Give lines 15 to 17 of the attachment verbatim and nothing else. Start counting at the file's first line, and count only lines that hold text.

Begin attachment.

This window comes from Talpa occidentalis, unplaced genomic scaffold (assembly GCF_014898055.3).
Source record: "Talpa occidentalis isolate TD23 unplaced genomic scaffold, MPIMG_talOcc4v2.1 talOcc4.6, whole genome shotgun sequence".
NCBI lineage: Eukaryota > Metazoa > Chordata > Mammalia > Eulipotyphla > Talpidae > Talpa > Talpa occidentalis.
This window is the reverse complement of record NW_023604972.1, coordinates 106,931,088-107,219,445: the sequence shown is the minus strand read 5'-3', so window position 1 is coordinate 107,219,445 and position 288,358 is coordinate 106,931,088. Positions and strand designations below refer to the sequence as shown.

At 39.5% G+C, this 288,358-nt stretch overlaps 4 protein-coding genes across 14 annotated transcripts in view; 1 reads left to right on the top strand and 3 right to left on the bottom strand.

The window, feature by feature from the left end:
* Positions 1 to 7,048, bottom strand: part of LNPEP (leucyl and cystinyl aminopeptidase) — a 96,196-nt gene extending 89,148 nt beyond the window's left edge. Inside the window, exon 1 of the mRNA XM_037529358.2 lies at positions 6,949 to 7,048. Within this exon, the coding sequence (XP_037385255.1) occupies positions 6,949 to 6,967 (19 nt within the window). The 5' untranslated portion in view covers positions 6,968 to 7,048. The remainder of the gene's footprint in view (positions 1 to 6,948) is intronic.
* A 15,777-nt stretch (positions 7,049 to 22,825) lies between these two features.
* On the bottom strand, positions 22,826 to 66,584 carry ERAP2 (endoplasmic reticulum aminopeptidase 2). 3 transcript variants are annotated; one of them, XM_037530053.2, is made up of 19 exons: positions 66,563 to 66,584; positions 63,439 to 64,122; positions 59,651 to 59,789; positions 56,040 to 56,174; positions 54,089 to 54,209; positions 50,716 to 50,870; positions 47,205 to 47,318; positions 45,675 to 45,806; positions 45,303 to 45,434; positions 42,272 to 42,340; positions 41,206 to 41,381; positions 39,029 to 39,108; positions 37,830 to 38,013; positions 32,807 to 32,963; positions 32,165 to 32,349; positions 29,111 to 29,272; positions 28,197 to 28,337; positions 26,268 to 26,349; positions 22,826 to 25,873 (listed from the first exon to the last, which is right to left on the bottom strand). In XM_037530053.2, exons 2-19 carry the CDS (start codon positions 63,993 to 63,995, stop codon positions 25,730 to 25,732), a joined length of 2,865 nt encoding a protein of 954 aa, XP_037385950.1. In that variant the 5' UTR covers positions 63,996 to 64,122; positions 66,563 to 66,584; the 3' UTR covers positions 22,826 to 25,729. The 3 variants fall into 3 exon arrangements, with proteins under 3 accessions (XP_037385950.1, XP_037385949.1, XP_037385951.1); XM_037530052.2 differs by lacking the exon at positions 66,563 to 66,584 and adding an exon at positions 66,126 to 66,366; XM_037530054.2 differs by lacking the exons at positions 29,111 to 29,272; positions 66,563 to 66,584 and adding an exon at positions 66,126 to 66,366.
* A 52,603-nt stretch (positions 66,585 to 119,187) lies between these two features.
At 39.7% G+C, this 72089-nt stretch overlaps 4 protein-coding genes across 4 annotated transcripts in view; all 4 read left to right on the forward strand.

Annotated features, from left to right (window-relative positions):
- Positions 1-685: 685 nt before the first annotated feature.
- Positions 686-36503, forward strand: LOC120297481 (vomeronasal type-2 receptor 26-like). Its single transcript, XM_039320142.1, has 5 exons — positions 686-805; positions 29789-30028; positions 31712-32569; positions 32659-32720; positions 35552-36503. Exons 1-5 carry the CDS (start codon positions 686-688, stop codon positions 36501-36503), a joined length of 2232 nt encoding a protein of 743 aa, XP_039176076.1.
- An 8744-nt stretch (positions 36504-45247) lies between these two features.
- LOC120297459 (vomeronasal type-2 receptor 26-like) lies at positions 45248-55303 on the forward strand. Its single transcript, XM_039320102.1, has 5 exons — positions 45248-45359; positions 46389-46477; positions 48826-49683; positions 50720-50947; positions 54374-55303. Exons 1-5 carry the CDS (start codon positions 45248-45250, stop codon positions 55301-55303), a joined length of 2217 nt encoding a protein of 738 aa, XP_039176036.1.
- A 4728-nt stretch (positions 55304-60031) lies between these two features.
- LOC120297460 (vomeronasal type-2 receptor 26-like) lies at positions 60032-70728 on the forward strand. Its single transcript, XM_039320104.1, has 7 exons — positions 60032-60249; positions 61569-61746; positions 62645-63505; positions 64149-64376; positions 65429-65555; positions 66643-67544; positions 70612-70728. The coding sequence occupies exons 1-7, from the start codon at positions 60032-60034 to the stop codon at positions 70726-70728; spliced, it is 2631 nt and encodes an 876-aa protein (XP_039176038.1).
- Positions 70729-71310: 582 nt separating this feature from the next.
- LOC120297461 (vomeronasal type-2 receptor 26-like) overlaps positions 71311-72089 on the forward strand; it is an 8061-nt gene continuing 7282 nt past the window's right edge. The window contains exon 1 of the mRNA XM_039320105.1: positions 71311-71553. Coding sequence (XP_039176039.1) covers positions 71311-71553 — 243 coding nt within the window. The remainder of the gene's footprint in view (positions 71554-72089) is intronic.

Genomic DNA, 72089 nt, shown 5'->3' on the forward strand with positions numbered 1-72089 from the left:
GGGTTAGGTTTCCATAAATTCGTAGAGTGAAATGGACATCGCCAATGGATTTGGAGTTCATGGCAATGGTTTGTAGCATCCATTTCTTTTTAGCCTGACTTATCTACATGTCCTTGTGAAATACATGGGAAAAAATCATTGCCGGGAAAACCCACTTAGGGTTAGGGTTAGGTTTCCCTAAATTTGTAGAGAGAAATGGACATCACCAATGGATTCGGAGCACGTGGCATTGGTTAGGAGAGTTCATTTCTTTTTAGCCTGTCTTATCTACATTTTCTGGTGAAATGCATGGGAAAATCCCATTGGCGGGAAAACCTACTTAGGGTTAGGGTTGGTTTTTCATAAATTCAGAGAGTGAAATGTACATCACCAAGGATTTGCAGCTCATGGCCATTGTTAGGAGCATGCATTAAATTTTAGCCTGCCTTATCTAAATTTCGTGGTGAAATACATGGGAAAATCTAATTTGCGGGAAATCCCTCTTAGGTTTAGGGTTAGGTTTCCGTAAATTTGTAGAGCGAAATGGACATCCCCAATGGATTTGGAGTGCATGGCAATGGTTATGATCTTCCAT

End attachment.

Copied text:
- An 8744-nt stretch (positions 36504-45247) lies between these two features.
- LOC120297459 (vomeronasal type-2 receptor 26-like) lies at positions 45248-55303 on the forward strand. Its single transcript, XM_039320102.1, has 5 exons — positions 45248-45359; positions 46389-46477; positions 48826-49683; positions 50720-50947; positions 54374-55303. Exons 1-5 carry the CDS (start codon positions 45248-45250, stop codon positions 55301-55303), a joined length of 2217 nt encoding a protein of 738 aa, XP_039176036.1.
- A 4728-nt stretch (positions 55304-60031) lies between these two features.